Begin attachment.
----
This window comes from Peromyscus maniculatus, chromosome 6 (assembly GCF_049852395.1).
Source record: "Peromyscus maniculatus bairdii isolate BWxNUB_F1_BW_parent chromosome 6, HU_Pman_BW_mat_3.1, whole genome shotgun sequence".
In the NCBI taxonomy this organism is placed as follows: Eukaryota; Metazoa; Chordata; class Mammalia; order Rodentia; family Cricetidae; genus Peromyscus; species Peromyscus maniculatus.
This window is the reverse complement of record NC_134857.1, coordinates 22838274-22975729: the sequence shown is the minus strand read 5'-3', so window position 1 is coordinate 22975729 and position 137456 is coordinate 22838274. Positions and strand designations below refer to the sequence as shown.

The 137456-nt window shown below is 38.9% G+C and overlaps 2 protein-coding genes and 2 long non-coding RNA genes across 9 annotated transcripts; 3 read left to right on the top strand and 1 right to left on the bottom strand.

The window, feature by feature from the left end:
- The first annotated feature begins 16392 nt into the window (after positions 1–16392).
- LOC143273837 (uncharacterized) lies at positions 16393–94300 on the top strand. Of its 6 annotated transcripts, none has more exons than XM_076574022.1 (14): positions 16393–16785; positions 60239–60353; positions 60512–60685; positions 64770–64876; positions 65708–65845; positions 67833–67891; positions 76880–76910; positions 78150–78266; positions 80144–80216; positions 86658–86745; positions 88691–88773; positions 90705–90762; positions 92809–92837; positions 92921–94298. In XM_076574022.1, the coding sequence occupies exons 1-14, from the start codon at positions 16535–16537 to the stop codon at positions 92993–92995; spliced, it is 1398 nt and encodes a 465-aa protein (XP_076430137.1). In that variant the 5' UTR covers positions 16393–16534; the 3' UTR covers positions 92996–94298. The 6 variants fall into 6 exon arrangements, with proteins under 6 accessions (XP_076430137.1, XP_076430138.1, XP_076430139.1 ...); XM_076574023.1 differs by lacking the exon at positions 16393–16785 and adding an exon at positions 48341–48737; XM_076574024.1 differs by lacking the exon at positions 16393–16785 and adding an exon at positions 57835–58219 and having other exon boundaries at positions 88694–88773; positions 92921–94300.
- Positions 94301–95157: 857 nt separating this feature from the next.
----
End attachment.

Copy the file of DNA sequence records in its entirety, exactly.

This window comes from Peromyscus maniculatus, chromosome 6 (assembly GCF_049852395.1).
Source record: "Peromyscus maniculatus bairdii isolate BWxNUB_F1_BW_parent chromosome 6, HU_Pman_BW_mat_3.1, whole genome shotgun sequence".
In the NCBI taxonomy this organism is placed as follows: Eukaryota; Metazoa; Chordata; class Mammalia; order Rodentia; family Cricetidae; genus Peromyscus; species Peromyscus maniculatus.
This window is the reverse complement of record NC_134857.1, coordinates 22838274-22975729: the sequence shown is the minus strand read 5'-3', so window position 1 is coordinate 22975729 and position 137456 is coordinate 22838274. Positions and strand designations below refer to the sequence as shown.

The 137456-nt window shown below is 38.9% G+C and overlaps 2 protein-coding genes and 2 long non-coding RNA genes across 9 annotated transcripts; 3 read left to right on the top strand and 1 right to left on the bottom strand.

The window, feature by feature from the left end:
- The first annotated feature begins 16392 nt into the window (after positions 1–16392).
- LOC143273837 (uncharacterized) lies at positions 16393–94300 on the top strand. Of its 6 annotated transcripts, none has more exons than XM_076574022.1 (14): positions 16393–16785; positions 60239–60353; positions 60512–60685; positions 64770–64876; positions 65708–65845; positions 67833–67891; positions 76880–76910; positions 78150–78266; positions 80144–80216; positions 86658–86745; positions 88691–88773; positions 90705–90762; positions 92809–92837; positions 92921–94298. In XM_076574022.1, the coding sequence occupies exons 1-14, from the start codon at positions 16535–16537 to the stop codon at positions 92993–92995; spliced, it is 1398 nt and encodes a 465-aa protein (XP_076430137.1). In that variant the 5' UTR covers positions 16393–16534; the 3' UTR covers positions 92996–94298. The 6 variants fall into 6 exon arrangements, with proteins under 6 accessions (XP_076430137.1, XP_076430138.1, XP_076430139.1 ...); XM_076574023.1 differs by lacking the exon at positions 16393–16785 and adding an exon at positions 48341–48737; XM_076574024.1 differs by lacking the exon at positions 16393–16785 and adding an exon at positions 57835–58219 and having other exon boundaries at positions 88694–88773; positions 92921–94300.
- Positions 94301–95157: 857 nt separating this feature from the next.